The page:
Stripping these war memorials from the public square will not improve race relations or the lives of anyone in the community.  Instead, doing so will simply break faith with military veterans everywhere and alienate many Virginians who understand our history and work constructively to promote justice in our communities.
 

Political discourse 

Equally important, passage of the proposed legislation will empower local activists throughout the Commonwealth to pursue even more sinister and subversive ends.  
 
Locally they have already begun to promote the “1619 Project,” a highly inaccurate and distorted narrative of American history.  
   
Several of our political leaders, in conjunction with local social justice organizations, have espoused the view that free speech and civil political discourse are mere tools to promote white supremacy.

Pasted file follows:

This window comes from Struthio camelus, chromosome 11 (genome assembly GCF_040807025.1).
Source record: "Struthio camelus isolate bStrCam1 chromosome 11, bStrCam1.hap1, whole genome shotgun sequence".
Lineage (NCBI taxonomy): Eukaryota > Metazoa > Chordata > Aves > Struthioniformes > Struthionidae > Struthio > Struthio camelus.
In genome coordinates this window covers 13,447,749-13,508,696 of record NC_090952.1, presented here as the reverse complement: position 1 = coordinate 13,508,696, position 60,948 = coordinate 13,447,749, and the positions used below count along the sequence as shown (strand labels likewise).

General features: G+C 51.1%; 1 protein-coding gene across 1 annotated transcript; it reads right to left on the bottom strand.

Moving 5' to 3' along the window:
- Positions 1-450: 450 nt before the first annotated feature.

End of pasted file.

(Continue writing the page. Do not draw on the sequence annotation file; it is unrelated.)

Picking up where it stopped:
Such philosophies are antithetical to our entire system of government and should be resisted at every level and at every opportunity.
 

 Conclusion 

The existing monument protection law represents an expression of sound public policy that has served the Commonwealth well for more than a century.  Changing the law as proposed could well have long term adverse consequences that have not yet been thoroughly vetted. I urge you to reject the changes and vote NO at every opportunity.
 
Signed,
 
Charles L. Weber, Jr.
Attorney and Counselor at Law